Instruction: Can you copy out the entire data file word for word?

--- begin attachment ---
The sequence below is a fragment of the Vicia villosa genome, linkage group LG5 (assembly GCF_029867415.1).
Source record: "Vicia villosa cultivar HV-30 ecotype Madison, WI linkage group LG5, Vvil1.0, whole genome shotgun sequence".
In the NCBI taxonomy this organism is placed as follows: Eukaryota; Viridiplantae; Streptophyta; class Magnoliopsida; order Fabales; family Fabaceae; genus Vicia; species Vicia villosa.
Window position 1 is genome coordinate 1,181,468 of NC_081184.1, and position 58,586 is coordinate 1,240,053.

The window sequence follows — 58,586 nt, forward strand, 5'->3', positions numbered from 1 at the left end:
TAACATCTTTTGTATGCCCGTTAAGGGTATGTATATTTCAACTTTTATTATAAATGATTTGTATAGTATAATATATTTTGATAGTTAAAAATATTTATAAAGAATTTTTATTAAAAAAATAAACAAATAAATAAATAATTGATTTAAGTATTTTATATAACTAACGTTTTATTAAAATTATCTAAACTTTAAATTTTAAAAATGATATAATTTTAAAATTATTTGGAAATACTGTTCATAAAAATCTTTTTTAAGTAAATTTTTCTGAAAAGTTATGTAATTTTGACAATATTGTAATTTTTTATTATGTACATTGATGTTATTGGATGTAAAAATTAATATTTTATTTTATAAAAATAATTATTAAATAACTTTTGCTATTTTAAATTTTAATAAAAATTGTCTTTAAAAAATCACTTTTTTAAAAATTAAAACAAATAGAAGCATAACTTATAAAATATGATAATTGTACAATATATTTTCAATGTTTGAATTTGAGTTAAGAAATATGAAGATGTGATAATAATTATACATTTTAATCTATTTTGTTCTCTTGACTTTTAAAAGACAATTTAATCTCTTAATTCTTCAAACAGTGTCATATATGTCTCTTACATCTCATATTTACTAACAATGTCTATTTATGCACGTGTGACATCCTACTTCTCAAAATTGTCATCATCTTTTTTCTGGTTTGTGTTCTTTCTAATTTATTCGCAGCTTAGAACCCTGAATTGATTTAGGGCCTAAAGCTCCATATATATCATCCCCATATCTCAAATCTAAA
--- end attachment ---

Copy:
The sequence below is a fragment of the Vicia villosa genome, linkage group LG5 (assembly GCF_029867415.1).
Source record: "Vicia villosa cultivar HV-30 ecotype Madison, WI linkage group LG5, Vvil1.0, whole genome shotgun sequence".
In the NCBI taxonomy this organism is placed as follows: Eukaryota; Viridiplantae; Streptophyta; class Magnoliopsida; order Fabales; family Fabaceae; genus Vicia; species Vicia villosa.
Window position 1 is genome coordinate 1,181,468 of NC_081184.1, and position 58,586 is coordinate 1,240,053.

The window sequence follows — 58,586 nt, forward strand, 5'->3', positions numbered from 1 at the left end:
TAACATCTTTTGTATGCCCGTTAAGGGTATGTATATTTCAACTTTTATTATAAATGATTTGTATAGTATAATATATTTTGATAGTTAAAAATATTTATAAAGAATTTTTATTAAAAAAATAAACAAATAAATAAATAATTGATTTAAGTATTTTATATAACTAACGTTTTATTAAAATTATCTAAACTTTAAATTTTAAAAATGATATAATTTTAAAATTATTTGGAAATACTGTTCATAAAAATCTTTTTTAAGTAAATTTTTCTGAAAAGTTATGTAATTTTGACAATATTGTAATTTTTTATTATGTACATTGATGTTATTGGATGTAAAAATTAATATTTTATTTTATAAAAATAATTATTAAATAACTTTTGCTATTTTAAATTTTAATAAAAATTGTCTTTAAAAAATCACTTTTTTAAAAATTAAAACAAATAGAAGCATAACTTATAAAATATGATAATTGTACAATATATTTTCAATGTTTGAATTTGAGTTAAGAAATATGAAGATGTGATAATAATTATACATTTTAATCTATTTTGTTCTCTTGACTTTTAAAAGACAATTTAATCTCTTAATTCTTCAAACAGTGTCATATATGTCTCTTACATCTCATATTTACTAACAATGTCTATTTATGCACGTGTGACATCCTACTTCTCAAAATTGTCATCATCTTTTTTCTGGTTTGTGTTCTTTCTAATTTATTCGCAGCTTAGAACCCTGAATTGATTTAGGGCCTAAAGCTCCATATATATCATCCCCATATCTCAAATCTAAA